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Crimean authorities, Italian delegation to sign agreement on sister city relations

October 14, 8:23 UTC+3 SIMFEROPOL
The delegation of MPs and businessmen comes from five Italian regions - Veneto, Liguria, Lombardy, Tuscany and Emilia-Romagna
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© Stanislav Krasilnikov/TASS

SIMFEROPOL, October 14. /TASS/. Eighteen Italian MPs and businessmen, who have arrived in Crimea, are due to sign Friday a deal with the local authorities on establishing sister city ties between Simferopol and Padua, a representative of a foundation that organized the trip told TASS.

The main program of the Italian delegation’s visit will begin at 10 a.m. with the meeting with the speaker of Crimea’s parliament, the State Council, Vladimir Konstantinov. The delegation members will be later received by the republic’s head Sergey Aksyonov in the Council of Ministers, the executive branch of government.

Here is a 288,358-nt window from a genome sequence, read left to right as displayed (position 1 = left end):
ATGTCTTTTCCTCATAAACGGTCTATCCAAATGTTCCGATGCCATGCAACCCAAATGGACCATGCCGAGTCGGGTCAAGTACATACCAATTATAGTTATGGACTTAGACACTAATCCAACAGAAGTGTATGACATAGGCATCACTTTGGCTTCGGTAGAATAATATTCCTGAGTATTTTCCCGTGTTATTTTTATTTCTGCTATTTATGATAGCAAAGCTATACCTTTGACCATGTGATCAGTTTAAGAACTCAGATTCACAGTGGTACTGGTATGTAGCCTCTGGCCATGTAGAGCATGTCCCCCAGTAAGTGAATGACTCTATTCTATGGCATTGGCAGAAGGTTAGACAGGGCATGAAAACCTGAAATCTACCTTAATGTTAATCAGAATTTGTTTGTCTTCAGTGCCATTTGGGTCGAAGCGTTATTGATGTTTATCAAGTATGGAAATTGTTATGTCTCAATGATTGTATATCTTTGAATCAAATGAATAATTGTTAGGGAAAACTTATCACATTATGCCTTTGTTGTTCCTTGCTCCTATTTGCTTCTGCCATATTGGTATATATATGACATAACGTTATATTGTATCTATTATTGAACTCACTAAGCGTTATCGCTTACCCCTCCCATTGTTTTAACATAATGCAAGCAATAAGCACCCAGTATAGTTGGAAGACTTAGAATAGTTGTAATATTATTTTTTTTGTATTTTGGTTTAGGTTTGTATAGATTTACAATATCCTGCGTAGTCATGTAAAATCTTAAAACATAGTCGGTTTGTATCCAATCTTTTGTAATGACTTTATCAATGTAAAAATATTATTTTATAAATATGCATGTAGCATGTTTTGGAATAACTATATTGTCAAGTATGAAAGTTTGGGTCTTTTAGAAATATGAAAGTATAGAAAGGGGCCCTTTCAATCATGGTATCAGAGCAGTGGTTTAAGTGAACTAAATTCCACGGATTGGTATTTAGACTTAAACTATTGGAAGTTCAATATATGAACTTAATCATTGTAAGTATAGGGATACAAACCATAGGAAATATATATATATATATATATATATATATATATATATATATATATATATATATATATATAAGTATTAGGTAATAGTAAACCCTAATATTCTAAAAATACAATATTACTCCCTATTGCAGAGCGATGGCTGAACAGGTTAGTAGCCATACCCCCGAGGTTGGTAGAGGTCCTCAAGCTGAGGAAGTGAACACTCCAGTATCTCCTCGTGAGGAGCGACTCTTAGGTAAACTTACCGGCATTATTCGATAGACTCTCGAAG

"Under the program, during the meeting with Aksyonov a memorandum will be signed on sister cities between Simferopol’s administration head Gennady Bakharev and a representative of a municipality of Padua (Veneto, northern Italy), who arrived as part of the delegation," the Yalta International Economic Forum foundation’s member said.

Simferopol has sister relations with 11 cities: Donetsk, Irkutsk, Kecskemet (Hungary), Novocherkassk, Omsk, Ruse (Bulgaria), Salem (US), Heidelberg (Germany), Chernovtsy (Ukraine), Eskisehir (Turkey) and Moscow’s south-western administrative district.

The delegation of MPs and businessmen comes from five Italian regions - Veneto, Liguria, Lombardy, Tuscany and Emilia-Romagna. During the visit, its members plan to discuss with Crimea’s authorities and business community the issues of cooperation and the prospects of lifting the Western sanctions. The regional parliaments of these regions adopted resolutions earlier this year calling to recognize Crimea and cancel sanctions against Russia.

The Republic of Crimea and Sevastopol, a city with a special status on the Crimean Peninsula, where most residents are Russians, refused to recognize the legitimacy of Kiev authorities brought to power amid riots during a coup in Ukraine in February 2014.

Crimea and Sevastopol adopted declarations of independence on March 11, 2014. They held a referendum on March 16, 2014, in which 96.77% of Crimeans and 95.6% of Sevastopol voters chose to secede from Ukraine and join Russia. Russian President Vladimir Putin signed the reunification deals March 18, 2014. 

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